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Whether you are making your first or umpteenth trip abroad, England is an amazing place to visit anytime of the year. This is majorly because the language barrier isn’t there for English speakers, though one can get to hear languages from throughout the world spoken here. First-time visitors may just want to hit the highlights in England, such as Westminster Abbey or shopping at Knightsbridge in London and perhaps visit a university town or Stonehenge. Return visitors might opt for hiking on the moors, investigating the nooks and crannies of picturesque villages, or digging into their English heritage.
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Many first time visitors to England are unaware of the country's diversity. Famous cities like London, Bath, and Oxford typically pack itineraries. But the country possesses many unique experiences:
Witness England through the eyes of its great storytellers, embarking on tours that discover the world of Shakespeare and Jane Austin. Comedy comes from the witty locals; drama is provided by the grandeur of ancient estates, poetry is delivered in charming rural villages, and then the theater is relived as you match the destinations to the plays and books.
The English are mad about football (or soccer as it’s known in the US), and the Premier League has become another of their famous exports. Listen to “You'll Never Walk Alone” ring around Anfield Stadium, or relish the tingling sensation of a game at Old Trafford, Manchester United's proclaimed “Theatre of Dreams.” Football lovers can enjoy tailored vacations, but it's also easy to incorporate a match day experience into a wider English itinerary.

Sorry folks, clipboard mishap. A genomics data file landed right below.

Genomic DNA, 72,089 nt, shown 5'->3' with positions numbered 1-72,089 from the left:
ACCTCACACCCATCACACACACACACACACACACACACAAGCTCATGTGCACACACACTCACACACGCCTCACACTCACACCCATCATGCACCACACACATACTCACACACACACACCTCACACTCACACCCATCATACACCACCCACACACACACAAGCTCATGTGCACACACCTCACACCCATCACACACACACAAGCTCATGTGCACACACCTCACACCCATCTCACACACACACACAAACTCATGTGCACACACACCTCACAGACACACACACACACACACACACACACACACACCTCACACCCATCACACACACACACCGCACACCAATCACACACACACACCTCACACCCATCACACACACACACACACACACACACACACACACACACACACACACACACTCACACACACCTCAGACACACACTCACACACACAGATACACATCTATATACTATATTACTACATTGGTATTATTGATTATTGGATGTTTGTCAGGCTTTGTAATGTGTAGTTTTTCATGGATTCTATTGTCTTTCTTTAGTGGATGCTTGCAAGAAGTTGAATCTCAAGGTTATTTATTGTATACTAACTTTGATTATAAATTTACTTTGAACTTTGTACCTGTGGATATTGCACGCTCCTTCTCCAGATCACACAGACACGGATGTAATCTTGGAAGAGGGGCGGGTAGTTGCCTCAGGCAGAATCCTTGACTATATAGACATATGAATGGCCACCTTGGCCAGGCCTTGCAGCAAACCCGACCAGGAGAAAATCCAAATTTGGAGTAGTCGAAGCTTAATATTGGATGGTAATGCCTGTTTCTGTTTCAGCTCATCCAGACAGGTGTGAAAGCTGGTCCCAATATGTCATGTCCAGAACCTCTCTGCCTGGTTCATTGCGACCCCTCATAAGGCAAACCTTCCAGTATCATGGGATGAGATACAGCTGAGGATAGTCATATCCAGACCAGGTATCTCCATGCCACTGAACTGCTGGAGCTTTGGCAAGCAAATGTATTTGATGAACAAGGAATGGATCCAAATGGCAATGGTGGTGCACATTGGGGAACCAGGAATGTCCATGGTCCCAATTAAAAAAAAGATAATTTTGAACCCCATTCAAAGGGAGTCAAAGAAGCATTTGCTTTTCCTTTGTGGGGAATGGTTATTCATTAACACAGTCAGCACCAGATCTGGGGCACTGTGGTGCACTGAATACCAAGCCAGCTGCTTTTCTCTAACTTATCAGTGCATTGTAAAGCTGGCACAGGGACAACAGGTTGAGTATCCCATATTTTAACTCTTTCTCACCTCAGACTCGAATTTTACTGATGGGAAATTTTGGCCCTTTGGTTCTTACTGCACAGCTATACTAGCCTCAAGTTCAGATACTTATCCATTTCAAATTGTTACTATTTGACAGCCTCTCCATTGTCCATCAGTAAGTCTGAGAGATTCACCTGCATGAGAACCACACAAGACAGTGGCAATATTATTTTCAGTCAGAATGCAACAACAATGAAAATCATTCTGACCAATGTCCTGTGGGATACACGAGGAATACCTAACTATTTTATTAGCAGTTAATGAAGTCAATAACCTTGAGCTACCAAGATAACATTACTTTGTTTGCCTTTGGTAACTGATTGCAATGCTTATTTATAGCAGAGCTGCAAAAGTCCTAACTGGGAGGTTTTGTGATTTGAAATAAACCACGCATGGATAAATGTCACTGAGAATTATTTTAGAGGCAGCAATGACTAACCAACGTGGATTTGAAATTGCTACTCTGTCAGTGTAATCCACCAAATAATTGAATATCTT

Explore the historic streets of Liverpool and go on a musical tinged journey through the ages. Edwardian monuments and grand dockyards reveal the city's indelible imprint on world history before a Magical Mystery Tour opens up the hometown of The Beatles. Visit Strawberry Fields and Penny Lane, discover the atmospheric pubs where the fab four first played and lose yourself in Liverpool's love for their favorite sons.
Put on the hiking boots and amble through the glorious landscapes of the Lake District, the endless green valleys dotted with serene lakes and lost country pubs. It's a world of sheep, dry stone walls, crumbling forts, and vistas that are as iconic as the mugs of tea you'll be drinking. For a remote escape into rural England, there are few better places.
English food is made fun of around the world, with most people thinking that it all comes fried in six inches of oil and contriving heart attacks. Fish and chips and fried breakfasts don't challenge the stereotype, even if they're must-experience parts of any vacation. But in reality, English cuisine is full of surprises, Michelin stars, and fresh organic produce. And dining is very much part of the England experience, from charming country gastropubs to snazzy city restaurants, unusual local cafes to seven-course banquets in a five-star ballroom.
The English weather is as world famous as the royal family or fish and chips. It's known as the country of rain, gray skies, and a bit more rain. This stereotype has garnered such worldwide recognition that England is now partly defined for its inclement weather. Is it deserved? Maybe not, given that it's statistically drier than Italy, Paris, and most of Western Europe. Then again, perhaps it's all a self-fulfilling prophecy, as locals really do enjoy complaining about the weather. They say it's either too cold, too hot, too windy, or they'll lament that the “weather can't make its mind up.”